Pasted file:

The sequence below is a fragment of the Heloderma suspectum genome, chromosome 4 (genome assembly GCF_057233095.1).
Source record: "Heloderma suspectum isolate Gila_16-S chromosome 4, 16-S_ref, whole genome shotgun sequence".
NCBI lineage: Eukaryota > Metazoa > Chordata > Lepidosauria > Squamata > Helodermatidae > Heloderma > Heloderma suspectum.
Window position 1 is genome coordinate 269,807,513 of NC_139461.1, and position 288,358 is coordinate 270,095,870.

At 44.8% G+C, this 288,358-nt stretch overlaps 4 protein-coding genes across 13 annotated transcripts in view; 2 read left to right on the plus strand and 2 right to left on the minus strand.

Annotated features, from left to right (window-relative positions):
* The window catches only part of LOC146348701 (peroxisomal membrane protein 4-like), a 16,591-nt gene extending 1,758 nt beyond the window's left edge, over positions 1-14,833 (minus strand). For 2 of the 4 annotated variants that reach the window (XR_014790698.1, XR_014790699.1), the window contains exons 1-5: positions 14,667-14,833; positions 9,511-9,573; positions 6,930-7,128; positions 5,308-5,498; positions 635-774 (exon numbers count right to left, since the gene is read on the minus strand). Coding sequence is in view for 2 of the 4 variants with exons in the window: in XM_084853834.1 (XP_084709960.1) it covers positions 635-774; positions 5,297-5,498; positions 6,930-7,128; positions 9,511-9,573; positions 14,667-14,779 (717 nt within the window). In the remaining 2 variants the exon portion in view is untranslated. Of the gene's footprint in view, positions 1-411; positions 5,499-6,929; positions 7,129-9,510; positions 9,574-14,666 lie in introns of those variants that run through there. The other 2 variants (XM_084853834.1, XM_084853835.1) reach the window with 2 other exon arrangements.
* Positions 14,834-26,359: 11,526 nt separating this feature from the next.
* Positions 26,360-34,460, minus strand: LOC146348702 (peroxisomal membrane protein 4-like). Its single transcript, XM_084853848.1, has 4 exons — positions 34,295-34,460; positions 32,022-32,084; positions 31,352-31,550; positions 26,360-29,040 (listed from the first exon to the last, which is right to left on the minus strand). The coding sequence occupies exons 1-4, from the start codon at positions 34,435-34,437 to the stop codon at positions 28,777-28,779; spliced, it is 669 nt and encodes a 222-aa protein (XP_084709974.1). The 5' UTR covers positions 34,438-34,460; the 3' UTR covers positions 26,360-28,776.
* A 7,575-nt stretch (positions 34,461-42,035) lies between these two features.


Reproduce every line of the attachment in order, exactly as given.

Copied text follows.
The sequence below is a fragment of the Heloderma suspectum genome, chromosome 4 (genome assembly GCF_057233095.1).
Source record: "Heloderma suspectum isolate Gila_16-S chromosome 4, 16-S_ref, whole genome shotgun sequence".
NCBI lineage: Eukaryota > Metazoa > Chordata > Lepidosauria > Squamata > Helodermatidae > Heloderma > Heloderma suspectum.
Window position 1 is genome coordinate 269,807,513 of NC_139461.1, and position 288,358 is coordinate 270,095,870.

At 44.8% G+C, this 288,358-nt stretch overlaps 4 protein-coding genes across 13 annotated transcripts in view; 2 read left to right on the plus strand and 2 right to left on the minus strand.

Annotated features, from left to right (window-relative positions):
* The window catches only part of LOC146348701 (peroxisomal membrane protein 4-like), a 16,591-nt gene extending 1,758 nt beyond the window's left edge, over positions 1-14,833 (minus strand). For 2 of the 4 annotated variants that reach the window (XR_014790698.1, XR_014790699.1), the window contains exons 1-5: positions 14,667-14,833; positions 9,511-9,573; positions 6,930-7,128; positions 5,308-5,498; positions 635-774 (exon numbers count right to left, since the gene is read on the minus strand). Coding sequence is in view for 2 of the 4 variants with exons in the window: in XM_084853834.1 (XP_084709960.1) it covers positions 635-774; positions 5,297-5,498; positions 6,930-7,128; positions 9,511-9,573; positions 14,667-14,779 (717 nt within the window). In the remaining 2 variants the exon portion in view is untranslated. Of the gene's footprint in view, positions 1-411; positions 5,499-6,929; positions 7,129-9,510; positions 9,574-14,666 lie in introns of those variants that run through there. The other 2 variants (XM_084853834.1, XM_084853835.1) reach the window with 2 other exon arrangements.
* Positions 14,834-26,359: 11,526 nt separating this feature from the next.
* Positions 26,360-34,460, minus strand: LOC146348702 (peroxisomal membrane protein 4-like). Its single transcript, XM_084853848.1, has 4 exons — positions 34,295-34,460; positions 32,022-32,084; positions 31,352-31,550; positions 26,360-29,040 (listed from the first exon to the last, which is right to left on the minus strand). The coding sequence occupies exons 1-4, from the start codon at positions 34,435-34,437 to the stop codon at positions 28,777-28,779; spliced, it is 669 nt and encodes a 222-aa protein (XP_084709974.1). The 5' UTR covers positions 34,438-34,460; the 3' UTR covers positions 26,360-28,776.
* A 7,575-nt stretch (positions 34,461-42,035) lies between these two features.